Page last updated at 10:54 GMT, Tuesday, 19 January 2010

Cadbury agrees Kraft takeover bid

Union: 'Sad day' for Cadbury

Cadbury is to be taken over by the US food company Kraft after its board approved a new increased bid.

The Cadbury board has advised its shareholders to accept a new offer of 840 pence a share - valuing the company at £11.5bn ($18.9bn).

Kraft said the deal would create a "global confectionery leader".

But there are renewed fears over possible job cuts at Cadbury's UK operations as a result of the agreed takeover.

Shareholders have until 2 February to give the deal their backing, with the US confectioner Hershey apparently out of the race.

The offer will consist of 500 pence in cash, with the rest made of Kraft shares. Kraft will borrow £7bn ($11.5bn) to finance the deal.

The increase in Kraft's debt to pay for Cadbury will doubtless worry its employees
BBC business editor Robert Peston

"We believe the offer represents good value for Cadbury shareholders... and will now work with the Kraft Foods' management to ensure the continued success and growth of the business," said Cadbury's chairman Roger Carr.

Irene Rosenfeld, the chairman and chief executive of Kraft Foods, said the deal was good news for shareholders and staff.

"We have great respect for Cadbury's brands, heritage and people," she said. "We believe they will thrive as part of Kraft Foods."

Shareholder approval

The deal is a significant increase on earlier Kraft bids, which were flatly rejected by the Cadbury board as "derisory".

Kraft's previous offer valued the company at £10.5bn - a bid Cadbury's chairman Roger Carr said was an attempt to "buy Cadbury on the cheap".

Shareholders are expected to agree to the takeover.

David Cumming, head of UK equities at Cadbury shareholder Standard Life, said that he would be agreeing, despite hoping for a higher price.

CADBURY
John Cadbury, a Quaker, opened a shop in Birmingham in 1824, selling tea, coffee and hot chocolate - as an alternative to alcohol
Dairy Milk brand introduced in 1905, with Milk Tray coming 10 years later
Merged with rival confectioner J.S. Fry & Sons in 1919
Merged with Schweppes drinks business in 1969. Its drinks arm was spun off in 2008
Employs about 45,000 people in 60 countries
Cadbury brands include: Dairy Milk, Flake, Crunchie, Chocolate Buttons and Milk Tray

"I won't go against the view of Cadbury's management," he told the BBC.

"Kraft are getting a good deal. It's sad that Cadbury is gone, but business is business."

In early trading on Tuesday, Cadbury shares were up 3.5%.

Job fears

Unions have expressed concerns that the Kraft takeover could cost jobs.

The company has given no specific assurances over the future of 4,500 UK jobs, though it says it wants to invest in the Bournville site and maintain production at Somerdale, near Bristol, also known as Keynsham.

It has not ruled out cuts, and staff numbers at Cadbury's head office in Uxbridge are expected to be reduced, according to the BBC's business editor Robert Peston.

KRAFT FOODS
Founded in Illinois as a cheese wholesaler in 1903
Bought in 1988 by Philip Morris, which also purchased Nabisco for $19.2bn in 2000 before integrating it into Kraft Foods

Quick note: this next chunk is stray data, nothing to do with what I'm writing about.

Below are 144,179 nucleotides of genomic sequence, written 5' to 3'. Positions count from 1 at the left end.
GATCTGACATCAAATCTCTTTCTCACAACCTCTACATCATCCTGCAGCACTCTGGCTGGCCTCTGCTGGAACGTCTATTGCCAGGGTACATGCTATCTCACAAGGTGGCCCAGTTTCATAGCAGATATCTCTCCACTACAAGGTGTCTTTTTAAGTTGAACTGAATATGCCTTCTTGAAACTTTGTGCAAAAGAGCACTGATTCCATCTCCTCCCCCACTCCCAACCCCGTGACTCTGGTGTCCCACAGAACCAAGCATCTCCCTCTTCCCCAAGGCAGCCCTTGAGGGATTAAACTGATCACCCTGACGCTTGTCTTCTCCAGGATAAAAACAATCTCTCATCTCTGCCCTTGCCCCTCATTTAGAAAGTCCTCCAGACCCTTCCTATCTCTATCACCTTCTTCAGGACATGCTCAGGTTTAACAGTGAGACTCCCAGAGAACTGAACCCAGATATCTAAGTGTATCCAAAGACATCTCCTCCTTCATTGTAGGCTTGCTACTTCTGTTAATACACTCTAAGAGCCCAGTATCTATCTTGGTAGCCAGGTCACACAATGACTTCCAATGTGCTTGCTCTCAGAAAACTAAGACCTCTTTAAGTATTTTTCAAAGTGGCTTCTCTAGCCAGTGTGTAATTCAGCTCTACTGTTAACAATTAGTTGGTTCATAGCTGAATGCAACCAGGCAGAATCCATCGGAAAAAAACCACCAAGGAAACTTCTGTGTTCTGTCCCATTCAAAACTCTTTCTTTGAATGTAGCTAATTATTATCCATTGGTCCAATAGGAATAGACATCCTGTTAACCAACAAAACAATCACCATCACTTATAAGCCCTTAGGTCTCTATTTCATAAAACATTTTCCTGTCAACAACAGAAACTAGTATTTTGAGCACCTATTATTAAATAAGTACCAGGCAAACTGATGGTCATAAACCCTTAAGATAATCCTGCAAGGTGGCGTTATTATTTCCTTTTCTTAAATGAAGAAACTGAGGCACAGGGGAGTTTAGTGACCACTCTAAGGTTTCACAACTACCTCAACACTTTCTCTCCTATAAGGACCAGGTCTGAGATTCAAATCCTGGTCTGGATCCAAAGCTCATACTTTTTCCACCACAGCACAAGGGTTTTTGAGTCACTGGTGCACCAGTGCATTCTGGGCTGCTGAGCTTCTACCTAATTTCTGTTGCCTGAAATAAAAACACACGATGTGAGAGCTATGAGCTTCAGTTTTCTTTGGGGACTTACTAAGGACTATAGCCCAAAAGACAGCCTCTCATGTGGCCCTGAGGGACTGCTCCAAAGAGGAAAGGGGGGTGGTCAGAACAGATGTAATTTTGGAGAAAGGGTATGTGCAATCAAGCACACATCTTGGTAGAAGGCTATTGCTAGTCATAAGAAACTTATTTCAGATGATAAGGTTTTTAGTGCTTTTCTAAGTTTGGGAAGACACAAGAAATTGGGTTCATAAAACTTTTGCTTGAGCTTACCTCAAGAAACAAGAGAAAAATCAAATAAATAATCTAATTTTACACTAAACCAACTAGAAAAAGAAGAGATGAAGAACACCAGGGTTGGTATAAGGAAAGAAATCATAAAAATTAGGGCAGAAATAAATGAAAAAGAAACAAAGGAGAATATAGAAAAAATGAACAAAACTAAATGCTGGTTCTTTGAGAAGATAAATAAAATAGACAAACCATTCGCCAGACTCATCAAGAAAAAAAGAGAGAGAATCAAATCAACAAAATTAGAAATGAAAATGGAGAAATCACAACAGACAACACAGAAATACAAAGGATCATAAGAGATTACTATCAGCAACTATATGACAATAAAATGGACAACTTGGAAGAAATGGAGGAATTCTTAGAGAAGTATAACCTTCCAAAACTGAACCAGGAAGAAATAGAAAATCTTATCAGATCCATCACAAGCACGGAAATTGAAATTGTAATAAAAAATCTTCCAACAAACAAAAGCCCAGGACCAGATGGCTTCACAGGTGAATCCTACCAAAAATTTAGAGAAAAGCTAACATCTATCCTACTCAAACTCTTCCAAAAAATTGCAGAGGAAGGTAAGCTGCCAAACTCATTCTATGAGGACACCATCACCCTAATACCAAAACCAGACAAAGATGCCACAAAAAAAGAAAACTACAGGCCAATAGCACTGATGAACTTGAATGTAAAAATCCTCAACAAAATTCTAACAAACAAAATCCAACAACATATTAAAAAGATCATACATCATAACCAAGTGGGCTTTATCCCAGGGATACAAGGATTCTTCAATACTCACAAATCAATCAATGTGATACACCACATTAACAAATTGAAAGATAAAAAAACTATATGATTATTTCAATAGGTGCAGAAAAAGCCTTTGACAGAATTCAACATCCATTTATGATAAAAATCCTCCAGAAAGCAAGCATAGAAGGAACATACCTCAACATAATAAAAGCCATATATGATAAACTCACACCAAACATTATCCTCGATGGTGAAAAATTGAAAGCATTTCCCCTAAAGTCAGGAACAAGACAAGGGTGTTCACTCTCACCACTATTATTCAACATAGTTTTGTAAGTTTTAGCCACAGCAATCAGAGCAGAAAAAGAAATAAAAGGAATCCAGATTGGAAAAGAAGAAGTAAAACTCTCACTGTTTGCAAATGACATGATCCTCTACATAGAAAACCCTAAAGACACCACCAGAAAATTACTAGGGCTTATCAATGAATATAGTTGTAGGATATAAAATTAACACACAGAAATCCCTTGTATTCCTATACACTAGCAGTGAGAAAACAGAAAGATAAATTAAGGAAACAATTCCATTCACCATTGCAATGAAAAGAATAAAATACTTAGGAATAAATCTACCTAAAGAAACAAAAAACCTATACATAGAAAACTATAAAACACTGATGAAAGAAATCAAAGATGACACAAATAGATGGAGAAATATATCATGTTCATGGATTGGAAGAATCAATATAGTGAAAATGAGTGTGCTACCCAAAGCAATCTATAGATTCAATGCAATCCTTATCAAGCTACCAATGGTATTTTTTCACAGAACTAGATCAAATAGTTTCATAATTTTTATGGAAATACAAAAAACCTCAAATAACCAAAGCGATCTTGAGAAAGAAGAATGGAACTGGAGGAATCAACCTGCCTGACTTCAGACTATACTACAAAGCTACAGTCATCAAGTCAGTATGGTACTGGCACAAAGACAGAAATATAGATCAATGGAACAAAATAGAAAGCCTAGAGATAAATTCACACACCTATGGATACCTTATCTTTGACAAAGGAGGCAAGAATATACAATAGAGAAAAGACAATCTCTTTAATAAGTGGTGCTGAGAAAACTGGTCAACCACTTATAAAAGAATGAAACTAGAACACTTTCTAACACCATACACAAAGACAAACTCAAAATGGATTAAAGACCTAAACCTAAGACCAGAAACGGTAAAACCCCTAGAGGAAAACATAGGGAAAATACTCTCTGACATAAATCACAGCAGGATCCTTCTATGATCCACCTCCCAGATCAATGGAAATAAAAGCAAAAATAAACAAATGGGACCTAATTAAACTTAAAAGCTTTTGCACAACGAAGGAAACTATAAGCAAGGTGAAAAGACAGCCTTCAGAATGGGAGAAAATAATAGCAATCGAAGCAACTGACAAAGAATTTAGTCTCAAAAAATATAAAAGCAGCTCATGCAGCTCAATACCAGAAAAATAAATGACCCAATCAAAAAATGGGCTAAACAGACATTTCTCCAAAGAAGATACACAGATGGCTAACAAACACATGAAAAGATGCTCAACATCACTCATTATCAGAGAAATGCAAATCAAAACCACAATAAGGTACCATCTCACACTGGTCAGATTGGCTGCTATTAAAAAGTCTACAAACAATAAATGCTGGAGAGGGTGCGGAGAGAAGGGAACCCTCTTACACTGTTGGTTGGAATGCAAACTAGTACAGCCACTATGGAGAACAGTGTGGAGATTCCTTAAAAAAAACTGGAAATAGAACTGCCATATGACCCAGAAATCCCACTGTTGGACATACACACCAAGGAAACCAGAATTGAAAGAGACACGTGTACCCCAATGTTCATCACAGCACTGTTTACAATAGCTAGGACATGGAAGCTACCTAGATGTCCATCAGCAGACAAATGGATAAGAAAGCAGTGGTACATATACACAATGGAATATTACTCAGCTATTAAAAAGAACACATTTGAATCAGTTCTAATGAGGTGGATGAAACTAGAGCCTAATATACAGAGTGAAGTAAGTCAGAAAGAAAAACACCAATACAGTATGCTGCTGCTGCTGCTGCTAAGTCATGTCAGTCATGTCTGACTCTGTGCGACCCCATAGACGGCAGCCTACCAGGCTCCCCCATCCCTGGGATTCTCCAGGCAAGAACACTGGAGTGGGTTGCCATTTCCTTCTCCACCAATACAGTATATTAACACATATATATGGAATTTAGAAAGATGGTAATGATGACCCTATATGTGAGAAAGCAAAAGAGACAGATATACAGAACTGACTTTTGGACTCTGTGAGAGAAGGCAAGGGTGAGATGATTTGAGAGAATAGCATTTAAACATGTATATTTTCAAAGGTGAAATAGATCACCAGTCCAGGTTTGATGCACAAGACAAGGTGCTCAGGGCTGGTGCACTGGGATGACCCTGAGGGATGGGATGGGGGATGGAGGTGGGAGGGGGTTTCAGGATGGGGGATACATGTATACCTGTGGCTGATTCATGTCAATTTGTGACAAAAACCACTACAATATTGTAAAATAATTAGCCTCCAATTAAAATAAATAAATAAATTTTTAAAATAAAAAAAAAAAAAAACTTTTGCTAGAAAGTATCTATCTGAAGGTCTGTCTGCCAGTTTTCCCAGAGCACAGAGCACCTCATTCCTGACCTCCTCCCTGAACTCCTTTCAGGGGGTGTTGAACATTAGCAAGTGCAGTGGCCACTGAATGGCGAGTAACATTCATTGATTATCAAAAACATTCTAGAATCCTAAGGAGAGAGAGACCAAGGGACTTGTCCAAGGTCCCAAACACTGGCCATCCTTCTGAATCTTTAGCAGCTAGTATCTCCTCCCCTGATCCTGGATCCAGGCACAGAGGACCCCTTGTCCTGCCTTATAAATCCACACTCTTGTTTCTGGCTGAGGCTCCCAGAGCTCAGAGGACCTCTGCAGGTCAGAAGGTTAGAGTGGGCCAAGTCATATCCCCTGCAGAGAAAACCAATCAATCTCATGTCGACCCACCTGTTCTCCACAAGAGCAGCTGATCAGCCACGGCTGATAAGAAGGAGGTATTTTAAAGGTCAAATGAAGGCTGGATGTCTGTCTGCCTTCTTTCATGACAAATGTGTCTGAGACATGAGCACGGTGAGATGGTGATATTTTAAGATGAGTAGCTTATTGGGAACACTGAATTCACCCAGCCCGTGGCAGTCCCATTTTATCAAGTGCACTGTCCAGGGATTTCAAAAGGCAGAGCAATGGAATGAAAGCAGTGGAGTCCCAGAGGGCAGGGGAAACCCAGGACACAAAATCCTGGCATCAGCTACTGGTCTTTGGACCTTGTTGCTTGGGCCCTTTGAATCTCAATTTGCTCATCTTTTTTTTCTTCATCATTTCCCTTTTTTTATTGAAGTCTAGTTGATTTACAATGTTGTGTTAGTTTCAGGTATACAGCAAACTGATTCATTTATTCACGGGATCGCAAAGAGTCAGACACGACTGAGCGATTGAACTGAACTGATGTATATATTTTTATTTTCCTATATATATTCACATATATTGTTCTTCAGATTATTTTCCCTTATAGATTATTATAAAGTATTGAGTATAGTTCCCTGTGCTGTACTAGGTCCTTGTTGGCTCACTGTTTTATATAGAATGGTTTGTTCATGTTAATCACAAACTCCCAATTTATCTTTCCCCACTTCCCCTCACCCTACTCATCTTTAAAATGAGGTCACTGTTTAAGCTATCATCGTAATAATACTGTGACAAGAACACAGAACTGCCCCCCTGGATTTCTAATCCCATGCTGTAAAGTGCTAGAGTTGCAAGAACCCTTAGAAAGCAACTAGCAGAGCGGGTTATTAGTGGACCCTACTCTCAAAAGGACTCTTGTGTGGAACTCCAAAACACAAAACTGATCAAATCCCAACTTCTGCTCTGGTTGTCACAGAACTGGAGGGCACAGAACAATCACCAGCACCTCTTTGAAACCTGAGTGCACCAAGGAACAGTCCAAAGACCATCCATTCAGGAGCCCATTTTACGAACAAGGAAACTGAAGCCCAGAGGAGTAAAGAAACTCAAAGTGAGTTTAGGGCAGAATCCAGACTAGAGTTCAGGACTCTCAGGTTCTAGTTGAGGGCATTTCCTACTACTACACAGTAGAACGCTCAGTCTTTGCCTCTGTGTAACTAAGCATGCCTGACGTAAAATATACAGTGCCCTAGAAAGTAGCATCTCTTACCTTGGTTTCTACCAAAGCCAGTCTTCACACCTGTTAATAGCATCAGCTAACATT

More than 40 of its brands are more than 100 years old
Has 98,000 employees and 168 manufacturing and processing facilities worldwide
Kraft brands include: Kenco, Ritz, Philadelphia spread, Tang, Alpen Gold and Oreo

Kraft also said it expected "meaningful cost savings" as a result of the merger.

Jennie Formby from the Unite union said the need for Kraft to cut costs could mean staff cuts in the longer-term.

"We are concerned about the levels of debt that Kraft has," she told the BBC.

"The sad truth is that when they have to pay down that debt, the soft option is jobs and conditions.

"When you have to make cost savings of the magnitude they will need to make, you have to ask where those cost savings will be made."

Those fears were shared by David Bailey, professor at Coventry University Business School.

"Serious questions need to be asked about Kraft's intentions," he said.

"Kraft already has a track record of cutting production and moving production abroad. There's no guarantee that they'll keep production in the UK in the long run."



Print Sponsor


SEE ALSO
Union fear for 7,000 Cadbury jobs
13 Jan 10 |  West Midlands
Cadbury campaigners stage events
16 Jan 10 |  England
Kraft 'must raise Cadbury offer'
16 Jan 10 |  Business
Cadbury's fight for independence
24 Dec 09 |  Business
Cadbury: The factory in the garden
14 Dec 09 |  England

RELATED INTERNET LINKS
The BBC is not responsible for the content of external internet sites



FEATURES, VIEWS, ANALYSIS
Has China's housing bubble burst?
How the world's oldest clove tree defied an empire
Why Royal Ballet principal Sergei Polunin quit

BBC navigation

BBC © 2014 The BBC is not responsible for the content of external sites. Read more.

This page is best viewed in an up-to-date web browser with style sheets (CSS) enabled. While you will be able to view the content of this page in your current browser, you will not be able to get the full visual experience. Please consider upgrading your browser software or enabling style sheets (CSS) if you are able to do so.

Americas Africa Europe Middle East South Asia Asia Pacific